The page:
There are reasons why carbon monoxide gas is often described as the silent killer. It has no taste, color nor smell. This dangerous gas is found in the fumes of fuels that contain carbon such as coal, gasoline, and wood. Carbon monoxide poisoning is a life-threatening health complication that occurs when you inhale carbon monoxide.
Your risk of carbon monoxide poisoning is especially high when the device that releases the gas is used in an enclosed space with very poor ventilation. And once inhaled, carbon monoxide passes through your lungs and into your bloodstream, where it binds to hemoglobin molecules that usually carry oxygen. Oxygen cannot travel on a hemoglobin molecule that is attached to carbon monoxide. With continued exposure to the gas, the victim’s blood will gradually lose its ability to transport enough oxygen to meet your body’s requirements. And without a sufficient amount of oxygen in your system, individual cells will die, especially those found in vital organs such as your hearts and brain. It is also imperative to note that this gas may also poison your body directly by interfering with the body’s internal chemical reactions.
What are the common sources of carbon monoxide within your home?
- Gas ranges
- Gas-powered space heaters
- Unvented fireplaces
- Furnace systems and chimneys with leaks
- Appliances fueled by gasoline
- Wood-burning fireplaces and stoves
Even though one can neither see, taste or smell carbon monoxide, there are some signs homeowners can look for to successfully detect the leakage or buildup of carbon monoxide gas inside your home. These include:
- Brownish-yellow or sooty stains around the leaking device
- Presence of fallen soot in fireplaces
- A pilot light that blows out regularly
- A lack of an upward draft in the chimney flue
- Solid fuel fires burning relatively slower than normal
The smell of unusual gasses in your home. Even though carbon monoxide doesn’t produce any odor, it can sometimes be accompanied by exhaust gases that you can smell.
- Smoke, fumes, soot, or back-draft in your house from a fireplace, chimney, or any other fuel-burning device.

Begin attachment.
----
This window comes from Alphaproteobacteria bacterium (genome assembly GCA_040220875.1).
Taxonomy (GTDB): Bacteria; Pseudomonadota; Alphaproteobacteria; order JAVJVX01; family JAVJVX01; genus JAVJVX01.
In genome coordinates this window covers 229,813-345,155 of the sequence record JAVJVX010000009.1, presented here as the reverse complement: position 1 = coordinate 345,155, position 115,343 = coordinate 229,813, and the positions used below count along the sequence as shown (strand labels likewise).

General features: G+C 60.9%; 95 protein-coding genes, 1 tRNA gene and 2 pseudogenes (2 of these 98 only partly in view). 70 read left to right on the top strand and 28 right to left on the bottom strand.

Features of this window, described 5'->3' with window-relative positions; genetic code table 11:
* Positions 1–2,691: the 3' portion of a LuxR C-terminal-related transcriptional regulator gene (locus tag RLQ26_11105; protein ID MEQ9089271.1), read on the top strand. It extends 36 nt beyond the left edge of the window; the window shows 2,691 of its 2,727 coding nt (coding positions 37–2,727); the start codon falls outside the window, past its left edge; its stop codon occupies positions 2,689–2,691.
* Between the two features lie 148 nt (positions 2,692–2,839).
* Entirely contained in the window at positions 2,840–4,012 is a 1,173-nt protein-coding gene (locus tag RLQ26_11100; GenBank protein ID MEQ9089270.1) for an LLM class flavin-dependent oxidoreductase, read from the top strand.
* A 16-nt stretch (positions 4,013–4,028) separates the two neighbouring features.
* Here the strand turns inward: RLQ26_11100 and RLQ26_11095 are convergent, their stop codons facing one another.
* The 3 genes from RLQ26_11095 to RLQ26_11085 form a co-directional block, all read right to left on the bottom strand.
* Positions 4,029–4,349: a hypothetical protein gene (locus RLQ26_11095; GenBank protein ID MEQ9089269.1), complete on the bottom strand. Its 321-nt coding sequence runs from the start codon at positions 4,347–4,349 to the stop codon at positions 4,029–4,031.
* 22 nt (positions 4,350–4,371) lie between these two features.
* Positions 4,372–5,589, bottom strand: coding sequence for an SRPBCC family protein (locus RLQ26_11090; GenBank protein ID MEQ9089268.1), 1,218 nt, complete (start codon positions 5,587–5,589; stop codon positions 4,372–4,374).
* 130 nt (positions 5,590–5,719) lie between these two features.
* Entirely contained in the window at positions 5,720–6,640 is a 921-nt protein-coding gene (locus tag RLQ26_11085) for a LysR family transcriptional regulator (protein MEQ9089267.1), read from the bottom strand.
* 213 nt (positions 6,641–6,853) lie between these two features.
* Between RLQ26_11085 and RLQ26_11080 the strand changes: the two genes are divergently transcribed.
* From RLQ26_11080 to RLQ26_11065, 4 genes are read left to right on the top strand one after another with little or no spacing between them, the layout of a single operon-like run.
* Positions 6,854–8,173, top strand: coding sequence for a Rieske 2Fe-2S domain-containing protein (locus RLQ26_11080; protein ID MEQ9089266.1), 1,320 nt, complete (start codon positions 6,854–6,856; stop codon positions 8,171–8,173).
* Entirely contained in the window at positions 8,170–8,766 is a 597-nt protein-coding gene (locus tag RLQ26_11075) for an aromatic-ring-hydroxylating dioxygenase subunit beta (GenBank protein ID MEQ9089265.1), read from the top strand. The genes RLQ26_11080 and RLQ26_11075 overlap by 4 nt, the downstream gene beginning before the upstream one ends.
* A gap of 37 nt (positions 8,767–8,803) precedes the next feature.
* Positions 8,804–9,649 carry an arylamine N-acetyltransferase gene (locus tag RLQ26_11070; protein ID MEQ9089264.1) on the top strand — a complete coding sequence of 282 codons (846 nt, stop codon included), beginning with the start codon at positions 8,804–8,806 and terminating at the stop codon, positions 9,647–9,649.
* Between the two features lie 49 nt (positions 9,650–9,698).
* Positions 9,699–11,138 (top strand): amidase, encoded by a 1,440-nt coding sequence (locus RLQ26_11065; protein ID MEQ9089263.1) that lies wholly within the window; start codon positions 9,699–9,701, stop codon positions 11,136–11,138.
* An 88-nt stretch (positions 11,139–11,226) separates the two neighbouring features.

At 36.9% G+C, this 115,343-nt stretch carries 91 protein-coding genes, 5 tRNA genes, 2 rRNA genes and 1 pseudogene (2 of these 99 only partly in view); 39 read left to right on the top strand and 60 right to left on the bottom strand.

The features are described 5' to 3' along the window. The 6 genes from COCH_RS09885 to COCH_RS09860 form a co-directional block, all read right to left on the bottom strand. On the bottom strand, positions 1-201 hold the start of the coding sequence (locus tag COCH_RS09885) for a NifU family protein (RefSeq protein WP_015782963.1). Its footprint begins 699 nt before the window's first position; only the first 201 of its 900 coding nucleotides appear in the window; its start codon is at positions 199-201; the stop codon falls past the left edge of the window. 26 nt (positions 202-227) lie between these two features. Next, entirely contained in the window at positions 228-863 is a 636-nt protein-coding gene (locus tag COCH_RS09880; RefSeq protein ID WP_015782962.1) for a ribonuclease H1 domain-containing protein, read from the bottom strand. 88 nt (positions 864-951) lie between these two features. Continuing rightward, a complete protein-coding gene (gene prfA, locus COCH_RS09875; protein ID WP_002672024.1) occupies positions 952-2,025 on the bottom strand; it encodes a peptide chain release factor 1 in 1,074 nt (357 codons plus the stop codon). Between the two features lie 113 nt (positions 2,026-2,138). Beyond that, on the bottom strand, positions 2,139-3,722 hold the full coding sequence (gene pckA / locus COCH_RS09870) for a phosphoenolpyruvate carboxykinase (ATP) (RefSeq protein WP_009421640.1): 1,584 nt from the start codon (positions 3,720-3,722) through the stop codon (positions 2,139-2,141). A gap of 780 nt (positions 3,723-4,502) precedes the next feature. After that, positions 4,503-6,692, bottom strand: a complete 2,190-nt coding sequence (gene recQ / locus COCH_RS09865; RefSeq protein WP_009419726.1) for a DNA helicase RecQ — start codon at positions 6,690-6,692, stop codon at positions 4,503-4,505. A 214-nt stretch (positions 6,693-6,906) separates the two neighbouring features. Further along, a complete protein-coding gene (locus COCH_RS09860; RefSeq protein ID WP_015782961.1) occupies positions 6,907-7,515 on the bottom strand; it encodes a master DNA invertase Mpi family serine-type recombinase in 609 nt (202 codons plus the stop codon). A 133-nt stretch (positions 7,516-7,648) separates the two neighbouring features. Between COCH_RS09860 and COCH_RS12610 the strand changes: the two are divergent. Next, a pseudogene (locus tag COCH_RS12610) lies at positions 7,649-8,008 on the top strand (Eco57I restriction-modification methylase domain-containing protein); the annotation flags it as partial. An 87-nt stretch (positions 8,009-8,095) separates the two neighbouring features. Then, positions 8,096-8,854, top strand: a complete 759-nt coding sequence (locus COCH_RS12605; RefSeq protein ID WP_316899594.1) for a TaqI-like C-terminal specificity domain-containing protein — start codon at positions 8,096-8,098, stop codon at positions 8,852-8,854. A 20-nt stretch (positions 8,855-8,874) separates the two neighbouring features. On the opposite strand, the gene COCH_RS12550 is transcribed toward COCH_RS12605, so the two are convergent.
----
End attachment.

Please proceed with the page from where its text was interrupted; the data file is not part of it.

- Heavy condensation on the walls or windows where the fuel-burning equipment is being used.
- Stale or smelly air such as the smell of something overheating or burning.
Exposure to extreme levels of carbon monoxide gas in a poorly ventilated house can make you develop some symptoms that include:
- Shortness of breath
- Vision issues
- Changes in mood
- Difficulty walking or clumsiness
- Impaired judgment as well as cognitive problems
- Chest pain
- Irregular heartbeat
- Increased breathing rates
It is imperative to note that the longer and more intense your exposure to carbon monoxide gas, the more severe your symptoms can get, potentially resulting in a fatality. Without immediate treatment, you can ultimately lose consciousness, experience seizure, enter into a coma, and potentially succumb. This is why you are strongly encouraged to seek immediate medical attention if you suspect that you are exposed to carbon monoxide poisoning. You'll also need to contact your local heater service professional to come and conduct carbon monoxide testing in your home. This will help you to identify all the potential sources of carbon monoxide leakage in your home.
Research tends to show that a malfunctioning heater is usually the prime source of carbon monoxide poisoning in residential homes. This is why you should always schedule regular heater maintenance services to ensure your heating unit remains in good condition at all times.
How can you mitigate carbon monoxide poisoning in your home?
There are a couple of things you can do to minimize your risk of exposure in your home including:
- Ensure you install a carbon monoxide detector in your home. Carbon monoxide detectors should be installed in all your bedrooms because they are the surest way to identify the presence of this dangerous gas in your home.
- Ensure that your fuel-powered space heater is properly maintained and vented accordingly. Heater Maintenance and repair should be scheduled at least twice a year.
- Items such as charcoal grills, stoves, fuel-burning lanterns as well as generators should never be used inside the house.
- Use your space heater in a highly ventilated room.